The man standing in the doorway smiled at my wife in a way I might’ve thought a little suspicious if it were not for the fact of him being a total stranger.
“And who are you?” I said, pulling the door wide. “Some Nazi fiend sent to torture us til we reveal our plans?”
“Don’t be silly, darling,” Mary chided. “We don’t have any plans.”
“Of course we don’t,” said I, clearing my throat. “It was a trick question.”
The man nodded. “Clearly Doctor Watson, your reputation as a man of guile and cunning is a worthy one.” His accent had a faint American twang to it, and his turn of phrase reminded me of someone. “But there’s no time to waste – I’m here to get you guys out.”
I sniffed. “Really? Well, that’s very noble of you but I think we can manage, thank you.” Stepping forward, I peeked into the tunnel and noted that although several of Fu Manchu’s men were standing close by, none of them seemed to have noticed the man standing in the doorway of our prison-like chamber.
Taking my arm, the newcomer led me back inside and closed the door quietly. Stepping to one side, he undid the collar of his overalls and unzipped himself, letting the apparent disguise fall to the ground, revealing a dark herringbone-style overcoat underneath. Then sliding a finger around his neckline, he tugged on a piece of what I initially thought to be a flap of loose skin. But as he pulled the thing off his face, I realised it was another of those silly masks Holmes is so fond of.
Dropping the rubber facade to the floor, our evident saviour pulled a black Fedora from his pocket and placed it on his head at a jaunty angle. He raised an eyebrow and smiled at me.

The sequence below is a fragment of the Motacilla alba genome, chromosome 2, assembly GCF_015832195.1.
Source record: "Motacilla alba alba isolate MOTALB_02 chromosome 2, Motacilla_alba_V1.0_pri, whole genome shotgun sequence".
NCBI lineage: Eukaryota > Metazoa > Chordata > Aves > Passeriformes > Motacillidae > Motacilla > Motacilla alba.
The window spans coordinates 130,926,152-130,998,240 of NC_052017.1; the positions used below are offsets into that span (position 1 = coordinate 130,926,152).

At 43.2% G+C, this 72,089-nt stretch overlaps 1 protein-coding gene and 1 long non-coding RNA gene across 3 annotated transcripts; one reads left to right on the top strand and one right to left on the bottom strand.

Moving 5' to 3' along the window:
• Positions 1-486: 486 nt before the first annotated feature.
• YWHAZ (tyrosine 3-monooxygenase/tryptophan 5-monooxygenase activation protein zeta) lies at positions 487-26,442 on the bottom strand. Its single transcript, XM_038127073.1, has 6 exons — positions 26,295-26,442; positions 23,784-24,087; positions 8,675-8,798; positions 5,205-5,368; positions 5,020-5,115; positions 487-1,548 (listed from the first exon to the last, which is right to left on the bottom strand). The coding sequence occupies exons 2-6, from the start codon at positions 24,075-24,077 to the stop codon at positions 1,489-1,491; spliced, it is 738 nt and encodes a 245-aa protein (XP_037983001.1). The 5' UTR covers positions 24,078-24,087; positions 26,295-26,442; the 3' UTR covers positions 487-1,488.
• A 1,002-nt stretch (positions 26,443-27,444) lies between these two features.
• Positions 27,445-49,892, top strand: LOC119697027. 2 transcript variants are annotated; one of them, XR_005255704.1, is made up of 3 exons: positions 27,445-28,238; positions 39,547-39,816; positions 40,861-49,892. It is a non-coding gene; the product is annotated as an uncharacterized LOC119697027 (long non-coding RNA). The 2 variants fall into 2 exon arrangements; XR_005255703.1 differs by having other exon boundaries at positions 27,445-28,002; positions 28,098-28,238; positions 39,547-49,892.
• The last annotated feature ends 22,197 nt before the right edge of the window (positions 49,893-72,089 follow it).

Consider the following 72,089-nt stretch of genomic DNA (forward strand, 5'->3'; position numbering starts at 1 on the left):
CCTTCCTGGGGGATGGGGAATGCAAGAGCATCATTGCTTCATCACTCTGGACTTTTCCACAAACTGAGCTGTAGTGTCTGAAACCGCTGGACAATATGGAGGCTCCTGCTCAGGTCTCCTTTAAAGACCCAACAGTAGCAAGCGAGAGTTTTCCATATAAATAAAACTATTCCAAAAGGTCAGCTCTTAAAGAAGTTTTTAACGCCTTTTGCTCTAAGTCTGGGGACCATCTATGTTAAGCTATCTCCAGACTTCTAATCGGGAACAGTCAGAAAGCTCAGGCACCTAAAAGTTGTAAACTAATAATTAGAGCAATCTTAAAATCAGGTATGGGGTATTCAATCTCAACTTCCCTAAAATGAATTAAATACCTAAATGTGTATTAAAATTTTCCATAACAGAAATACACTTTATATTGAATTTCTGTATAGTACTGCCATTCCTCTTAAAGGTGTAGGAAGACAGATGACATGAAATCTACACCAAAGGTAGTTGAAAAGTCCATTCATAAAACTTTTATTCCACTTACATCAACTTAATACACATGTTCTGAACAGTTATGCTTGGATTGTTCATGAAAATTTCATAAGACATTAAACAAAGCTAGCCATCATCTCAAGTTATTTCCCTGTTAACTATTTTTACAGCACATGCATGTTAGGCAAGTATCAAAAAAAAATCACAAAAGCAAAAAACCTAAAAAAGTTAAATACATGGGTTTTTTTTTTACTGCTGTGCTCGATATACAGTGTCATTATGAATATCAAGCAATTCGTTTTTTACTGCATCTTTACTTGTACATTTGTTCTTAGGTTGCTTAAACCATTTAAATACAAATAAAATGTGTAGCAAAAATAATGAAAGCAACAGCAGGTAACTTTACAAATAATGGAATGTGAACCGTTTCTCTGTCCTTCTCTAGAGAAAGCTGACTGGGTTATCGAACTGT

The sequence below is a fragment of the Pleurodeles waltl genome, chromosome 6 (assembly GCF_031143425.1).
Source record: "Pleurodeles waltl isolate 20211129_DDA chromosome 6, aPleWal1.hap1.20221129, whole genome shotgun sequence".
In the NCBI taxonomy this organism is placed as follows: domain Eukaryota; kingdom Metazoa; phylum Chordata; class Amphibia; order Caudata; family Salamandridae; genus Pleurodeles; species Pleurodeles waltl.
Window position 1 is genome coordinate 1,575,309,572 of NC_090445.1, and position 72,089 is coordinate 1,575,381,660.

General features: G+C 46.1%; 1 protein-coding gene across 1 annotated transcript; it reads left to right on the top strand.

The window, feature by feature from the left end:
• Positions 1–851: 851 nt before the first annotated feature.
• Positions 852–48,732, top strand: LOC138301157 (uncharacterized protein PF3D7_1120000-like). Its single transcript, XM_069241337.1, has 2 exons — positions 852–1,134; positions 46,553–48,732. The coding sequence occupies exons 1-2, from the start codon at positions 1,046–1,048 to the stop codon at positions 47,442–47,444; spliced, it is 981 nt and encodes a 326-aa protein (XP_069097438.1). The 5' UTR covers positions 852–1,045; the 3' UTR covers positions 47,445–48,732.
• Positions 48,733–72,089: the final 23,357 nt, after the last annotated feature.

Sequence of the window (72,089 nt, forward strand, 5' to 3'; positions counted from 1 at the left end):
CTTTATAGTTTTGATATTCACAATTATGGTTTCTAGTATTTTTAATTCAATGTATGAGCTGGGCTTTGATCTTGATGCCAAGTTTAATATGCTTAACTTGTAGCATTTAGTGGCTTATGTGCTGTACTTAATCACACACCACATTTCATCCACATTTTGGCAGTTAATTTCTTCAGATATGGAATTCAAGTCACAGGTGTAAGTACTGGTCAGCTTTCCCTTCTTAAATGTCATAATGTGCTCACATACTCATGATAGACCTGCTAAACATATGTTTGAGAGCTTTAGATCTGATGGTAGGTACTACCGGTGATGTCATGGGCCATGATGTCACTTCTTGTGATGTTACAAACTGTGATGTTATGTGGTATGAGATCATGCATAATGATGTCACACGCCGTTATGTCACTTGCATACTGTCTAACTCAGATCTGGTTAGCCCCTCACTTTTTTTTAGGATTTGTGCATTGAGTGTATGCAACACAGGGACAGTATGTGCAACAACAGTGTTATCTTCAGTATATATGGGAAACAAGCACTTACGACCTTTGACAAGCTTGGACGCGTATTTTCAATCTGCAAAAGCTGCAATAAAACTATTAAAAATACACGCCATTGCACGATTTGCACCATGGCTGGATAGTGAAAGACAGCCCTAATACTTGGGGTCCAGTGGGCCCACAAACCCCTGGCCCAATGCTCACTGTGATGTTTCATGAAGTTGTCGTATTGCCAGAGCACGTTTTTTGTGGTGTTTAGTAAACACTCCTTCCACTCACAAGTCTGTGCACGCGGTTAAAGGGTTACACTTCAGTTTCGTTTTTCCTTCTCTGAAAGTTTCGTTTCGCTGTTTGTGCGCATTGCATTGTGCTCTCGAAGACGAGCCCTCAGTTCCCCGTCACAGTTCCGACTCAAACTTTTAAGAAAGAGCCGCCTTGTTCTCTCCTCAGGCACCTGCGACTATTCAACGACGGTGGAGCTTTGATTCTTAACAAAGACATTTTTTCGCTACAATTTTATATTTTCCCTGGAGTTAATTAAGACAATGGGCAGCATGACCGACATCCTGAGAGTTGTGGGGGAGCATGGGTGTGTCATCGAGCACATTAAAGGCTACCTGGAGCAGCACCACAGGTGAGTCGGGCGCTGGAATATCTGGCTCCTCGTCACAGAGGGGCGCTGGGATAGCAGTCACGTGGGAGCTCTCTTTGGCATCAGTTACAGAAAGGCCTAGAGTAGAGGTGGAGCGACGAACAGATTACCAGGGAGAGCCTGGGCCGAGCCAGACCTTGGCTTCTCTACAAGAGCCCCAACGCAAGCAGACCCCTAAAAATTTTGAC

“My God!” I turned to Mary. “Darling – look who it is: the Hollywoodland actor Harry Lime.” I turned to shake his hand, but my wife was already hugging him, her hands around his neck, her chest pressed perhaps a little too eagerly against his substantial torso.
“I’d recognise your silhouette anywhere, Harry,” she gushed. “That manly upper body, those impressive shoulders, that massive –”
“Darling! D’you mind?” Taking a firm hold of her, I pulled my dear wife away from our guest. “Sorry Mr Lime, I don’t what’s got into her lately.”
“It’s quite alright Doctor.” He gave Mary a curious look and murmured, “Remember Vienna?”
“How could I forget?” She murmured back.
I coughed loudly. “Sorry, but excuse me just one moment Mr Lime.” Grabbing Mary’s arm, I led her to the other side of the chamber. Keeping my voice low so as not to appear rude in the presence of a famous actor, I muttered, “Vienna? What?”
She rolled her eyes and shook her head in a dismissive way that signalled quite plainly she had no intention of explaining herself. “It was a long time ago, Johnny. Before I met you.”
“Oh.” I let go her arm. “I see. Another one of your…” I tried to think of an appropriate phrase, but Mary held up a finger to my lips.
“Darling, you know I love only you, so there’s no reason to be jealous of Harry just because he’s incredibly good looking, is charming and witty and has a massive –”